The family-related factors found to be significantly associated with scholastic backwardness included mother's educational level, chronic physical illness among family members and family problems such as substance abuse in parents, domestic violence, neglect or abuse of the child, etc., An important novel finding of this study is the impact of chronic physical illness of a family member on the scholastic performance of a child, a factor, which, to my knowledge, has not been studied in any study till date. This warrants attention and needs further research to establish the extent to which this factor affects scholastic performance of a child and the mechanism through which it acts.

Strengths of the study

  1. Consideration of both external and internal factors
  2. Target population of urban, lower middle class children.
  3. Matched controls from the same population to remove potential confounding factors of age, sex, socioeconomic status etc.
  4. Multiple sources of information, namely parents, teachers, school records, etc., were used for data collection
  5. Structured questionnaire was used for collecting comprehensive information from the parents about sociodemographic variables
  6. Since there was only one examiner to interview the subjects, the data collection procedure was uniform thereby reducing inter-observer bias.


Limitations of the study

  1. Major limitation of this study was its small sample size
  2. In the sociodemographic questionnaire, questions were aimed at identifying presence/absence of variables, rather than the detailed information about the same
  3. Lack of temporality for determining causal associations and no calculation of incidence and risk ratios for various outcomes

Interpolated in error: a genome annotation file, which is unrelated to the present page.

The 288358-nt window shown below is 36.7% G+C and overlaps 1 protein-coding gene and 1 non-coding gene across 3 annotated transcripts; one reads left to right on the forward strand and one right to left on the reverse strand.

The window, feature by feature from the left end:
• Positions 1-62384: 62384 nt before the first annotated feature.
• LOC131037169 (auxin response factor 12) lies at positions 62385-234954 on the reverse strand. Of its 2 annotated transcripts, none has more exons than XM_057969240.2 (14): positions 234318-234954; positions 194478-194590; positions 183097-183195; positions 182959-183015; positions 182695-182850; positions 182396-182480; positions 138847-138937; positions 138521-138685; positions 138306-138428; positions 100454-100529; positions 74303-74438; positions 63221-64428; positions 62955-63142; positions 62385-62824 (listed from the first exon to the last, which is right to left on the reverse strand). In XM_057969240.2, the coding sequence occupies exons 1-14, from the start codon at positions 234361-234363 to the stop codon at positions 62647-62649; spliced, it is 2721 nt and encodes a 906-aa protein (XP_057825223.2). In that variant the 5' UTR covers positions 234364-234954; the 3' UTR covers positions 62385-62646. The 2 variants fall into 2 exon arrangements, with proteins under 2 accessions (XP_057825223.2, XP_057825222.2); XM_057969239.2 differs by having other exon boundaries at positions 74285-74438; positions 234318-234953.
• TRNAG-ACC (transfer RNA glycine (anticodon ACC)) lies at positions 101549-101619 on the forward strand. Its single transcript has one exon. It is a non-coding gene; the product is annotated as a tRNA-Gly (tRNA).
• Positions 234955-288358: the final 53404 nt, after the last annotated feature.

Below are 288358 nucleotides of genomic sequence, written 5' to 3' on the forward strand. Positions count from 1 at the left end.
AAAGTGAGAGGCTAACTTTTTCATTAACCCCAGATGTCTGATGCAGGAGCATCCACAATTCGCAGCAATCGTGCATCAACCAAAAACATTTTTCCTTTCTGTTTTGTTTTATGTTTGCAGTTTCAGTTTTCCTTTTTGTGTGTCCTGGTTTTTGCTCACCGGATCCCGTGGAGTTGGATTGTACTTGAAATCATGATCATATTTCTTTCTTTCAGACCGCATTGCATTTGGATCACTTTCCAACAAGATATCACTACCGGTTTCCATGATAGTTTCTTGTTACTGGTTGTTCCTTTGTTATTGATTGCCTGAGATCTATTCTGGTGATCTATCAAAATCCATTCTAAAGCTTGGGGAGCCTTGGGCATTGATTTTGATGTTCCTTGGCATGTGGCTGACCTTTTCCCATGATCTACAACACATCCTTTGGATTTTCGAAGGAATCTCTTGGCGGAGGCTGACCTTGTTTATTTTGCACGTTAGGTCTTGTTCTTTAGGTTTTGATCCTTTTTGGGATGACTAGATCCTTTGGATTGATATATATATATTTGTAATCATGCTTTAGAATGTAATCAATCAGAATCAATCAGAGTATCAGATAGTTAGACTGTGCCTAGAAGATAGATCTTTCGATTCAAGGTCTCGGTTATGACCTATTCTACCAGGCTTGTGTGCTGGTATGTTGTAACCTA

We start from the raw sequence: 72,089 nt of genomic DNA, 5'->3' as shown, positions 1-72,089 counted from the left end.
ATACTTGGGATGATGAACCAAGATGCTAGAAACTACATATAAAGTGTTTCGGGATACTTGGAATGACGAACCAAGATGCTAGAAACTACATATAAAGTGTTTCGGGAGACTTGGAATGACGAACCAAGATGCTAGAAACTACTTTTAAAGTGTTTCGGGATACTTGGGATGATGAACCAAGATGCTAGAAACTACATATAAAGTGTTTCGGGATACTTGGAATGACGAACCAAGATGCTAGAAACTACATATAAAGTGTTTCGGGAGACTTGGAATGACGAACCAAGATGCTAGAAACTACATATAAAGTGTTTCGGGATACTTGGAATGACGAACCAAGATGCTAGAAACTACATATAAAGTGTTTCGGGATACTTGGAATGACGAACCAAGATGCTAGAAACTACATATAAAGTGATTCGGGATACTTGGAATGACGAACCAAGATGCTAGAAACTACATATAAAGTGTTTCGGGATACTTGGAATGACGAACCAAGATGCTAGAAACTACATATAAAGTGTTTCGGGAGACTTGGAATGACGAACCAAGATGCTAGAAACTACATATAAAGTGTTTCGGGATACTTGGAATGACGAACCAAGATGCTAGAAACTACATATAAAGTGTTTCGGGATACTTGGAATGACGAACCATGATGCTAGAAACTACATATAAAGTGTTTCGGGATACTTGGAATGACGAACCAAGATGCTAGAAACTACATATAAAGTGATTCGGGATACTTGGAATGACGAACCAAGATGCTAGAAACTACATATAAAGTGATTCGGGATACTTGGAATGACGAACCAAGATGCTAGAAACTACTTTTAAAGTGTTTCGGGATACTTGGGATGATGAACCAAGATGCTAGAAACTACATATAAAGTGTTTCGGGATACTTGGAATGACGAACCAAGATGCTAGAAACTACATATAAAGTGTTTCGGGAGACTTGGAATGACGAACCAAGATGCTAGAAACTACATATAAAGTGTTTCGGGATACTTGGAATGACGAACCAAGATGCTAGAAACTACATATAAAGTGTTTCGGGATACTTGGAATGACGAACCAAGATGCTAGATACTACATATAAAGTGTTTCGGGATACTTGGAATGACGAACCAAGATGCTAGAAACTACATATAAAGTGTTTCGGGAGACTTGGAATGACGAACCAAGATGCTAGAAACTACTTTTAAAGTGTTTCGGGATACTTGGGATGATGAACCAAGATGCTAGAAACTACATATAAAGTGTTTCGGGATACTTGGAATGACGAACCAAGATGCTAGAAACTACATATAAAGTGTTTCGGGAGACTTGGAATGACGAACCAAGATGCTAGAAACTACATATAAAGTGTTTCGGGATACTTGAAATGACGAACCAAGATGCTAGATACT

Financial support and sponsorship

Nil.

Conflicts of interest

There are no conflicts of interest.



 
   References Top

1.
Haneesh K, Krishnakumar P, Sukumaran SK, Riyaz A. Risk factors for scholastic backwardness in children. Indian Pediatr 2013;50:655-8.  Back to cited text no. 1
    
2.
Shenoy J, Kapur M. Prevalence of scholastic backwardness among five to eight year old children. Indian J Psychiatry 1996;38:201-7.  Back to cited text no. 2
[PUBMED]  [Full text]  
3.
Wang X. Maternal education, maternal language acculturation, parental involvement, and maternal social support as predictors of the academic achievement and socioemotional development of Asian American children. University of Maryland, College Park; 2009.  Back to cited text no. 3
    
4.
Harding JF, Morris PA, Hughes D. The relationship between maternal education and children's academic outcomes: A theoretical framework. J Marriage Fam 2015;77:60-76.  Back to cited text no. 4
    
5.
Dunifon R, Hansen AT, Nicholson S, Nielsen LP. The effect of maternal employment on children's academic performance. National Bureau of Economic Research; 2013.  Back to cited text no. 5
    
6.
Levine P. How does parental unemployment affect children's educational performance? In: Whither Opportunity: Rising Inequality, Schools, and Children's Life Chances. Nueva York: Russell Sage Foundation; 2011. p. 315-58.  Back to cited text no. 6
    
7.
Rutter M, Cox A, Tupling C, Berger M, Yule W. Attainment and adjustment in two geographical areas. I – The prevalence of psychiatric disorder. Br J Psychiatry 1975;126:493-509.  Back to cited text no. 7
    
8.
Cherian VI. Family size and academic achievement of children. J Fam Welfare 1990;36:56-60.  Back to cited text no. 8
    
9.
Cobb-Clark DA, Moschion J. The impact of family size on school achievement: Test scores and subjective assessments by teachers and parents. Australia: University of Melbourne; 2013.  Back to cited text no. 9
    
10.
Rozario J. Intervention Strategies for Scholastic Backwardness. Bangalore: Unpublished Doctoral Thesis NIMHANS, Bangalore University; 1991.  Back to cited text no. 10
    
11.
Dahl GB, Lochner L. The impact of family income on child achievement: Evidence from the earned income tax credit. Am Econ Rev 2012;102:1927-56.  Back to cited text no. 11
    
12.
Wanjiku MI. Impact of Family Conflicts on the Academic Performance and Interpersonal Relationships of Pupils in Public Primary Schools in Nakuru Municipality. Kenya: Egerton University; 2010.  Back to cited text no. 12
    
13.
Santosh AK. Scholastic backwardness in children attending normal school. Psychol Med 2014;15:251-4.  Back to cited text no. 13
    
14.
Venkatesan S. The enigma of diagnosis by exclusion: A field study on children frequently mistaken for learning disability in India. Disabil Impair 2011;26:5-16.  Back to cited text no. 14
    


    Figures

  [Figure 1], [Figure 2]
 
 
    Tables

  [Table 1]